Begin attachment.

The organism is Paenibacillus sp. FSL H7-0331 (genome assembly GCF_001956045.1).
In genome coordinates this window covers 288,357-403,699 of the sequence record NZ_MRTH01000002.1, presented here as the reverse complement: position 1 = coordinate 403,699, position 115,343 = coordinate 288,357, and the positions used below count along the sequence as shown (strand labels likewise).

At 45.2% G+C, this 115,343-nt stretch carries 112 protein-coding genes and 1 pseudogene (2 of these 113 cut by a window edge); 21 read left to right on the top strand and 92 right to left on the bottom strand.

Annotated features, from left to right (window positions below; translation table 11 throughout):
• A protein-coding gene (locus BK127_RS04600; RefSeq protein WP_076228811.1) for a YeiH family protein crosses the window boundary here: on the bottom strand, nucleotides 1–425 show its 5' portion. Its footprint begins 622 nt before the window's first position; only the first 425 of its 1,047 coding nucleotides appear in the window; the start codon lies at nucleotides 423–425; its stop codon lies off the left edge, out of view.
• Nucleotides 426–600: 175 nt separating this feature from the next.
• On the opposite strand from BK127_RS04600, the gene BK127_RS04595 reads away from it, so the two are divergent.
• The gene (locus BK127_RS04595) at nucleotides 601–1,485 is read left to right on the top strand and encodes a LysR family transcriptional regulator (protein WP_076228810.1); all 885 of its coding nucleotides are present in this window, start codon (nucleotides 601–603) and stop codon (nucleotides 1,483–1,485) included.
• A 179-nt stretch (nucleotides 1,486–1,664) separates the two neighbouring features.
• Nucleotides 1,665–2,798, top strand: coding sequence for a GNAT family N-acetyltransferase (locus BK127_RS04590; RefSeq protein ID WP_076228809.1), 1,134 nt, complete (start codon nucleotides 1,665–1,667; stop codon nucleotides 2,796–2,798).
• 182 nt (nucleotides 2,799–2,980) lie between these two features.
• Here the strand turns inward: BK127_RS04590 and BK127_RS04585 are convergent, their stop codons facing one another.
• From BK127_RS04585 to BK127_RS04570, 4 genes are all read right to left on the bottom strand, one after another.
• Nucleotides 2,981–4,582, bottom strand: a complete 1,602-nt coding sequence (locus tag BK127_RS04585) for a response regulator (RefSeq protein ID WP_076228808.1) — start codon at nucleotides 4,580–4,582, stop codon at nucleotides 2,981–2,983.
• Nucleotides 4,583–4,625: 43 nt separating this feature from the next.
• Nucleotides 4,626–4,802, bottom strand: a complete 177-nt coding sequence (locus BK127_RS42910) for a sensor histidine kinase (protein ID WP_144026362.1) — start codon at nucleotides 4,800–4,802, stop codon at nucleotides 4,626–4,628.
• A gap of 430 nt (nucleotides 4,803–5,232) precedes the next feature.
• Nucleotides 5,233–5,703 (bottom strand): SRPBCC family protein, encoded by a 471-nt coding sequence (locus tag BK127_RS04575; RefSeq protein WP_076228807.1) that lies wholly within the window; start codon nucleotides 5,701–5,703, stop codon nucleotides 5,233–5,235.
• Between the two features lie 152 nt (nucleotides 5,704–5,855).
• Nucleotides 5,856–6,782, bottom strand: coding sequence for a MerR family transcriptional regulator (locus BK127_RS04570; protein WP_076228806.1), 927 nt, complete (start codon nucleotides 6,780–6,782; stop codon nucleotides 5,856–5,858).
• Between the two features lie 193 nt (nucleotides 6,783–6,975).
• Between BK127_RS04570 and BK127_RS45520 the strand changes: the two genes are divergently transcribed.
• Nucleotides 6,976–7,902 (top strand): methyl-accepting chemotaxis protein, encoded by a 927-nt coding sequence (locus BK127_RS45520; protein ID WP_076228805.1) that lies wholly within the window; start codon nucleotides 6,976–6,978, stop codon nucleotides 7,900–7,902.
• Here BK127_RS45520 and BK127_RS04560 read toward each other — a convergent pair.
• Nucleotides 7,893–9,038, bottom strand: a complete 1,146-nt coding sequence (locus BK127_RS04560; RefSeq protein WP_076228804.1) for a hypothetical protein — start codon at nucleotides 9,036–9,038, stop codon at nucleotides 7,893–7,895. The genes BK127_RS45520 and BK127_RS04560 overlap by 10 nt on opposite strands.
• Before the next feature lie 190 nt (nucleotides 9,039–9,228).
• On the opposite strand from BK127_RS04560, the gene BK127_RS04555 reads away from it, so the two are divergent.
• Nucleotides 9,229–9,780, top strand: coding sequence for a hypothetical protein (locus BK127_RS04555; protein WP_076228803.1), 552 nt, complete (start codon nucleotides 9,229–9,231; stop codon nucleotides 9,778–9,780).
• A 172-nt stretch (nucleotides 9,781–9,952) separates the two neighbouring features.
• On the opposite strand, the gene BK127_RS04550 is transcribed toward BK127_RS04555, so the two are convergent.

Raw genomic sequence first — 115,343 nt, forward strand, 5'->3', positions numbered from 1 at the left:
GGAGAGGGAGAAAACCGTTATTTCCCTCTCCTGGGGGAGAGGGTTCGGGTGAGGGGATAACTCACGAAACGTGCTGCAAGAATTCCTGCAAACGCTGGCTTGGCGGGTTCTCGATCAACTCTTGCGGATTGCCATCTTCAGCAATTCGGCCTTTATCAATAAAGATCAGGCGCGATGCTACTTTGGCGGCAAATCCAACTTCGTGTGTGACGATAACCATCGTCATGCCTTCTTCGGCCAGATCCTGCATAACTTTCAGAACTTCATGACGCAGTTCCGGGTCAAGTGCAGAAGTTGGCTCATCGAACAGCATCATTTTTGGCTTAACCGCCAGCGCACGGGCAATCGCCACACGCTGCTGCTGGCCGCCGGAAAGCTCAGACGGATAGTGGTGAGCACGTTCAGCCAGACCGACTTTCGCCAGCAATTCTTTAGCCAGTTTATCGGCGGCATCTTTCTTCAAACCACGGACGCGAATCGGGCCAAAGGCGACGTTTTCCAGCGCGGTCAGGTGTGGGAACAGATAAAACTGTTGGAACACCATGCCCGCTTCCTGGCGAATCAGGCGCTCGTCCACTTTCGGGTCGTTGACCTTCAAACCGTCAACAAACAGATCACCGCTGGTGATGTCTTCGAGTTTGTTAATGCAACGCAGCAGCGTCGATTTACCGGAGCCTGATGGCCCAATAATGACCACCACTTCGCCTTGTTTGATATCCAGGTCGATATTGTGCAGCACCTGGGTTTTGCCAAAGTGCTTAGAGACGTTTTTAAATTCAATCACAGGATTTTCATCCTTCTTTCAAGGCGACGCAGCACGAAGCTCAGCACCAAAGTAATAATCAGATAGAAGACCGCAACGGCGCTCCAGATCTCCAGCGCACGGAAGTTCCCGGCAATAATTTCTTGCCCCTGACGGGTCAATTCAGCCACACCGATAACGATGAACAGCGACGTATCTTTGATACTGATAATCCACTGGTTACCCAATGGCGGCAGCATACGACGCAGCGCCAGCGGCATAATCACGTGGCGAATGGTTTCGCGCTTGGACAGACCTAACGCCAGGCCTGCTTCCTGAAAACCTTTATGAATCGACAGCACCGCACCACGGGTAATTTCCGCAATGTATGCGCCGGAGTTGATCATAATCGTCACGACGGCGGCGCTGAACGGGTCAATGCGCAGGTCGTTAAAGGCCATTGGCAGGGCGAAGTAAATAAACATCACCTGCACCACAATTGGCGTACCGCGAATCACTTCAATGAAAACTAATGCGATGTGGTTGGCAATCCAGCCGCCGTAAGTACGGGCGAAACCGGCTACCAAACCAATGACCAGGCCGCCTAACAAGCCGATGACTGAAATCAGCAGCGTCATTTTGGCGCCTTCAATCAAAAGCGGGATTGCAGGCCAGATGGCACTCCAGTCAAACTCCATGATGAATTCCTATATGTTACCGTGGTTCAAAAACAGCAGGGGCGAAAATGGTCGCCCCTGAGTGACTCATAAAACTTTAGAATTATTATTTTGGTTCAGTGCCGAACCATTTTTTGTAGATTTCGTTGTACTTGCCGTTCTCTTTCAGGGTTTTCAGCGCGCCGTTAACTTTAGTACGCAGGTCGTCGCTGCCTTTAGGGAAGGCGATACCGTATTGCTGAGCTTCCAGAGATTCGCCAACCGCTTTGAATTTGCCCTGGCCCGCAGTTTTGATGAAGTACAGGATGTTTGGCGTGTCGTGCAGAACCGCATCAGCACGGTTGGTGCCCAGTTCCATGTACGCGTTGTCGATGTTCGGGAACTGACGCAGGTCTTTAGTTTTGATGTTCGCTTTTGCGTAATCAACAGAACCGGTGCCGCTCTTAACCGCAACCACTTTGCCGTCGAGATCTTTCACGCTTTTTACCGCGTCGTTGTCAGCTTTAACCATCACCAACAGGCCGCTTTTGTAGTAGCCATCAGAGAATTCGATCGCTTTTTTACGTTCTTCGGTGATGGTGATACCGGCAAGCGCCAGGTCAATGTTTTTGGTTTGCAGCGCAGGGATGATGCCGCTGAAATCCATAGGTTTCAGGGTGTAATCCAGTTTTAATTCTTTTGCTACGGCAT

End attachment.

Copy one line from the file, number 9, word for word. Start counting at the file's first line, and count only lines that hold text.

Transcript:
• A 179-nt stretch (nucleotides 1,486–1,664) separates the two neighbouring features.